With airline passenger rights in the spotlight after a series of high profile incidents, including the recent forcible removal of a U.S. doctor on an United Airlines flight, the government of Canada has introduced legislation designed to “provide a better experience for travellers…”


While not yet specifically detailed, measures are expected address overbooking practices by airlines, lost bags and delays – all the bane of the travelling public.


After a year of consultation with consumers and stakeholders, the proposed Transportation Modernization Act (which also addresses Canada’s freight rail system) promises “transparency, system efficiency and fairness.” Key air measures include:


-        establishing new air passenger rights;


-        liberalizing international ownership restrictions for Canadian air carriers to provide travellers with more choice through increased competition.


“In a vast nation like Canada, Canadians rely on economically viable modes of transportation to travel... The time has come to modernize our policies and practices to provide a safer, more competitive and respectful system that can respond to modern conditions and to Canadians’ expectations,” said transport minister Marc Garneau. “When Canadians purchase an airline ticket, they expect the airline to provide the service that they paid for and to be treated with respect. When things don’t go the way they are planned, travellers deserve clear, transparent, fair and consistent compensation.”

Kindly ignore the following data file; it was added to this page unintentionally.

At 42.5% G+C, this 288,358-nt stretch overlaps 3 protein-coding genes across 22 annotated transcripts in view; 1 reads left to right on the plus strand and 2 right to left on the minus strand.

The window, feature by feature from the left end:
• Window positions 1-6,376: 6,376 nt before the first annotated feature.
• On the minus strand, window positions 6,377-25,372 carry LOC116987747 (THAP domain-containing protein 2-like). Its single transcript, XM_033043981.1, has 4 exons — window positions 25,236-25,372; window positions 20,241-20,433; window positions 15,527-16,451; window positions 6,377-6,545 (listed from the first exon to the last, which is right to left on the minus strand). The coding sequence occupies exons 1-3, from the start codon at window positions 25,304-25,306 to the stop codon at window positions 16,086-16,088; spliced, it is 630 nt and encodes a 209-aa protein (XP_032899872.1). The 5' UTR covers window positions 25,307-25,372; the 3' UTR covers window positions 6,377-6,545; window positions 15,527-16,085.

The so-called passenger bill of rights is expected to come into effect in 2019.


Both Air Canada and WestJet welcomed the initiative.


“We believe it is in the interest of all parties to create a more predictable and fair system that applies to all airlines operating in Canada, which is not currently the case,” said Air Canada in a statement, further noting, “The proposed amendments to the legislative provisions governing joint ventures in the airline industry should facilitate the opening up of new markets by Air Canada and its joint venture partners and accelerate projects that are currently under consideration…”


WestJet, meanwhile, urged the government “to address all aspects of the travel experience, particularly those beyond the control of airlines such as lengthy wait times for passenger screening and customs,” with airline VP Mike McNaney adding, "We believe that any effort to improve the guest's travel experience must take into account all aspects of that experience, in particular those services provided by the federal government."   




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